Horford needs to be an offensive threat to see more minutes. Smotrycz showed a lot of improvement playing at 5 towards the end of the season and his newly gained strength only solidify him as the viable option at 5. Besides, Max Bielfeldt could be an option at 4 which provides size to the front court when Smotrycz slides to 5. 

    • Sven187

      All he needs to do is be able to play D without fouling, rebound, and pick up a garbage bucket here and there for 10 to 15 minutes a game. Anything else will be a HUGE bonus.

      Evan will be far more valuable playing the 4.

      • Sood

        Agree with this.

  • Mattski

    I think Jon is going to become a fine contributor. But I won’t be surprised if he is still working to be an impact player as the season wears on, only really breaking out next year.  

    • Bluebufoon

      I’m all in for Jon Horford. If he becomes an equal compliment to Jordan Morgan in the post Michigan basketball is back contending for a spot at the top of the conference and in the national rankings. Horford is the piece of the puzzle this program needs to compete with the big boys.

  • GregGoBlue

    I think that if Horford proves to be a viable backup to Morgan, Smotrycz can stay and play mostly at the 4 when we need that bigger lineup. That’s going to be huge for Smotrycz’s development, I think, getting him more minutes. If Smot can spend something like 80-90% of his minutes at the 4, rather than a 60-40 or a 50-50 (more of the case last season, just by an estimate), I think this will pay huge dividends for Smotrycz not just this season but down the line.

    I’m very excited for Horford; once he eliminates those mental mistakes on defense (and stay out of foul trouble) I think he’s going to be a real threat. He’s got “it”, that will to win and will to improve and the physical tools to do so. It’s only a matter of time.

  • MarcO

    Overall, this program is exciting. Not everyone will make the leap and significantly improve their game. The beauty of the current state of um ball is that some will. Whether it’s vogrich, smot, horford, Burke, brundridge etc. Enough will improve to make this next season memorable.

  • MGoTweeter

    The biggest thing with Horford is his defense and not his offense.  He has very good offensive skills and had them last season, but he was a defensive liability.  It really was not about him not being physically ready, as much as it was him not being defensively aware as Dylan pointed out.  Horford was a foul waiting to happen every trip down the floor.  

    Most of his issues are just going to take game experience to work out and the great thing about this kid is that he seems to have a very coachable nature.  A lot of times you would see him rotate late and commit a foul and get that immediate look of recognition of what he did wrong even before the coaches told him.  Early in the year I think we will still see a lot of the growing pains, but I would expect by late season he will be a solid contributor.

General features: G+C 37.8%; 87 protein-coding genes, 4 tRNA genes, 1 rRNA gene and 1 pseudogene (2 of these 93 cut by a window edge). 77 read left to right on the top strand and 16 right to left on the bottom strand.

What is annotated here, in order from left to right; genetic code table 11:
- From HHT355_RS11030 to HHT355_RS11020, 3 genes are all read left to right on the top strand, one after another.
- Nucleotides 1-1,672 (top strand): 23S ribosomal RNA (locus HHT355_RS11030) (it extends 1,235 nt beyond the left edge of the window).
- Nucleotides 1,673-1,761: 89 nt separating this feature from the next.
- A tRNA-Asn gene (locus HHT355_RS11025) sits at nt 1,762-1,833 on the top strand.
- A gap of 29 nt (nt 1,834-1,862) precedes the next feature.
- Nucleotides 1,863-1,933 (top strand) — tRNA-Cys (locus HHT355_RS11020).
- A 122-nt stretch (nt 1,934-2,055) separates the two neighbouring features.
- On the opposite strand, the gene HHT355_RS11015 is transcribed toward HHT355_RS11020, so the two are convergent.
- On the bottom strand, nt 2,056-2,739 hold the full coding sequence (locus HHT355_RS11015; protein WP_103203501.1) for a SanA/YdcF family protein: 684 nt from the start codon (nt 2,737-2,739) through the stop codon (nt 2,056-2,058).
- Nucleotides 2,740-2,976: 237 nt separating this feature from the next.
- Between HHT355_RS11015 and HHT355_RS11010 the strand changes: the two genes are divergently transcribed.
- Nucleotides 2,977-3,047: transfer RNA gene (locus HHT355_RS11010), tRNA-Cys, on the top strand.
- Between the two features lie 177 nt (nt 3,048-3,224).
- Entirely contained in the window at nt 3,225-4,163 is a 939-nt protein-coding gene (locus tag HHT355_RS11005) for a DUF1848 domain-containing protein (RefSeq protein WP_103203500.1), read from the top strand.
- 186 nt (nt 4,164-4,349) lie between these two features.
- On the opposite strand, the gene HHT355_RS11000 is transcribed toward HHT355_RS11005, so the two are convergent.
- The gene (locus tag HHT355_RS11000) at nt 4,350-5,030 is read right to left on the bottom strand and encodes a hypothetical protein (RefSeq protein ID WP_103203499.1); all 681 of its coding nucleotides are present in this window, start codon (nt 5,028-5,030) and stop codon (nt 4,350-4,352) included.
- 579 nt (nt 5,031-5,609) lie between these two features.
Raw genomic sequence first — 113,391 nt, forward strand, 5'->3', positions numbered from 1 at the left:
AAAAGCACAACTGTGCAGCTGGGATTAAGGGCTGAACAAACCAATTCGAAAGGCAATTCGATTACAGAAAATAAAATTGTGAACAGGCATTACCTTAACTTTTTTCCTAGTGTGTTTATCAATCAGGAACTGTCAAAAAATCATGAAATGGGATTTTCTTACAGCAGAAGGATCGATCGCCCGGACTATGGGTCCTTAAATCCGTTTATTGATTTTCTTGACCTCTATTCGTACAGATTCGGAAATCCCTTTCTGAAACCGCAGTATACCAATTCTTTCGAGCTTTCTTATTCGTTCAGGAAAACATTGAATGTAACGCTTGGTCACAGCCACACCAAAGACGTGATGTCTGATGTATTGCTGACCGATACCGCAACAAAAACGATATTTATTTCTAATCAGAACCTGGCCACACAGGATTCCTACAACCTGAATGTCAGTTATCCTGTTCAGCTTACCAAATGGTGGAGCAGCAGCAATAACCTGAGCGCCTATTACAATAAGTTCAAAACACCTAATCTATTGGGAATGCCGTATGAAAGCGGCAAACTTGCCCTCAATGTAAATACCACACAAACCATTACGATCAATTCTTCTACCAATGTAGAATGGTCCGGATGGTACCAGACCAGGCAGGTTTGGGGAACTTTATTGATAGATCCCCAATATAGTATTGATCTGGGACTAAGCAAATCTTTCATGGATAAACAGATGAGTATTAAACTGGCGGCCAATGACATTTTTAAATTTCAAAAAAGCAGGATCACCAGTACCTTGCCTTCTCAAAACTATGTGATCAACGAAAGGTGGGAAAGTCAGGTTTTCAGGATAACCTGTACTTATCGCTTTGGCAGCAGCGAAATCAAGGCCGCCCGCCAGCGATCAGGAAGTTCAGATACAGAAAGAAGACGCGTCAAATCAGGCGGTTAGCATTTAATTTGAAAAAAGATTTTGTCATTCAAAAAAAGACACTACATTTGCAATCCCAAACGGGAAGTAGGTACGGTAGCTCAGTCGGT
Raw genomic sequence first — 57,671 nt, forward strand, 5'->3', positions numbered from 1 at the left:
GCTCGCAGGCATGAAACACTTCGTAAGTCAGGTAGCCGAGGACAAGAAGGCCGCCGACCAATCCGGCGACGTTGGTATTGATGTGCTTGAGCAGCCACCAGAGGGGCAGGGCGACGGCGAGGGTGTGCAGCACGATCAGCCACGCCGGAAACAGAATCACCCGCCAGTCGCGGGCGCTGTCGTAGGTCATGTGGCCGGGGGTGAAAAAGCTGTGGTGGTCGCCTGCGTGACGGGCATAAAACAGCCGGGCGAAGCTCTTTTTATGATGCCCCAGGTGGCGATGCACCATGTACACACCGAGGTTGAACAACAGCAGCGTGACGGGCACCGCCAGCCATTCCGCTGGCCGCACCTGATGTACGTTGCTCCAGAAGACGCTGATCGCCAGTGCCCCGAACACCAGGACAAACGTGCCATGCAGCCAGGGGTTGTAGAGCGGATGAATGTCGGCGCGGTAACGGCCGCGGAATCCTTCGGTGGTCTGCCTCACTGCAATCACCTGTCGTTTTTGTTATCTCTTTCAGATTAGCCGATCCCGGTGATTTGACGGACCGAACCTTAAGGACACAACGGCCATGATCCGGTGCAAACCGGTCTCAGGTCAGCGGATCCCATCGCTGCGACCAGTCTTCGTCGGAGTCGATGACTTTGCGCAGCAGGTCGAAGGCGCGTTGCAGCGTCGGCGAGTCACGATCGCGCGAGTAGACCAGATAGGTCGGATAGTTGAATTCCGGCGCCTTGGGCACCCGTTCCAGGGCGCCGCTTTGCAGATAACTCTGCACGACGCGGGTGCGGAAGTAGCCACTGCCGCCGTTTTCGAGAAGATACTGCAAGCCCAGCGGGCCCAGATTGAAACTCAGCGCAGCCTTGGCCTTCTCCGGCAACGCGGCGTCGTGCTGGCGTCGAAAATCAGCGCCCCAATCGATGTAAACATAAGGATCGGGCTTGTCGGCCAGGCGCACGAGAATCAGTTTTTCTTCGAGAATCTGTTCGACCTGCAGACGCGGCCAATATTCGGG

Overall though, I don’t know if we will really see him cut into the minutes that Smotrycz gets at the five.  The fact of the matter is the team was pretty good with Metrics running at the five and obviously Novak has shown to be the best option at the four.  It is going to take a lot of improvement to overtake those guys and that’s not necessarily a bad thing.  The best case scenario may be that he develops into another solid option up front and gives the team a little more flexibility in the rotation.  

  • ScottGoBlue

    I’m on the record as a big fan of Jon Horford.  I agree that he’s the man to watch as the “break-out player of the year” on this roster.  And if he breaks out, look out!  This team will be stacked on the front line.  The scouting report on M at this point has to be: Hardaway is the top danger, PG is the weakest link.  If Horford comes on strong, J-Morgan simply plays like last year, Smotrycz takes a normal Frosh-to-Soph step forward, our front court will be our secret weapon.  And that will open up things for everyone else.  That will open up 3-pt shooters.  That will take pressure off the PG position.  I’m saying it now … “look out!”

  • ryan

    I’m liking a  Morgan, Smotrycz, Horford, Christian front court rotation.  McLimans for insurance, plus the freshman

  • Ithinkwithabrain

    Horford could potentially be the difference between Michigan being good and great. Brundidge and Burke also definitely need to play like upperclassmen and not freshman for Michigan to be great, but if Horford makes the strides I believe he can make then our frontcourt is arguably as good as any in the Big 10. I’m intrigued by the prospect of Morgan, Horford, & Smotrycz aligning the 4 & 5. Smot brings the shooting and offense, Morgan the muscle & rebounding, & Horford additional muscle, rebounding, & shot-blocking.